By Dr. Suleiman Walhad
July 14th, 2022
Of the four Horn of Africa States, Somalia and Ethiopia, have qualified for the HIPC initiative. Neither Eritrea nor Djibouti have applied for the program as yet. Eritrea, though eligible for the HIPC initiative, must first face an unsustainable and full application of all the traditional debt relief mechanisms. These mechanisms include the Naples terms under the Paris Club agreement, which involves, basic terms for either cancelling and/or rescheduling the debts of very poor countries. Djibouti is in a whole different ball game when it comes to debt. Most of its external debt are owed to the Chinese, which worries many if the country is exposed to an oncoming debt trap.
No doubt, all four countries of the Horn of Africa States are poor, though they do own some potentially lucrative resources, some obvious and others not so obvious. Those obvious ones include among others using the strategic location as a source of revenues such as building together major inter-connected infrastructures and benefitting together from the services offered by these infrastructures such as ports railways, roads, and airports, ship refueling stations and dry docks for ship repairs and generally ship building and related activities. With a long coast and beautiful beaches and bays, it could also develop as a major tourist attraction where massive tourist infrastructures such as hotels, tour guides scuba-diving and other related activities such as water sports can be developed together.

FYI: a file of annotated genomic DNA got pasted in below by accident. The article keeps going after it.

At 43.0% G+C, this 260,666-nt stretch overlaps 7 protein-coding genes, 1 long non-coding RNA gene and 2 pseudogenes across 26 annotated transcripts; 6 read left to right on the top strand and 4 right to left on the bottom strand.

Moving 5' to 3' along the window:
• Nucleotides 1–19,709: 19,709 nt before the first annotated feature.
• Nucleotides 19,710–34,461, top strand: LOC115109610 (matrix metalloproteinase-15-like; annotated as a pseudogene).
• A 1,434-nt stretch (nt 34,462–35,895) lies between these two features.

The region is a vast farmland with some native grains and other food plants that can feed millions of people, many millions more than currently live in the region. The region also owns substantial sub-soil and above soil wealth and we have mentioned this many a time in various writings. What is important is that the region is substantially impregnated with many possibilities, but only if the leadership of the region, and working with others, both governments and investors, can put their heads together and relief their populations of the miseries of poverty and hence resultant ills, which they can!
Instead of being in the HIPC programs, they could become a source of funding for others and would enjoy an upper hand and not the lower begging hands as is the case nowadays, although they do not owe much to others. The region’s debts were reported to be as follows in the year 2020:
Somalia US$ 4.7 billion
Ethiopia US$ 30.3 billion
Eritrea US$ 3.8 billion
Djibouti US$ 2.7 billion
Total US$ 41.5 billion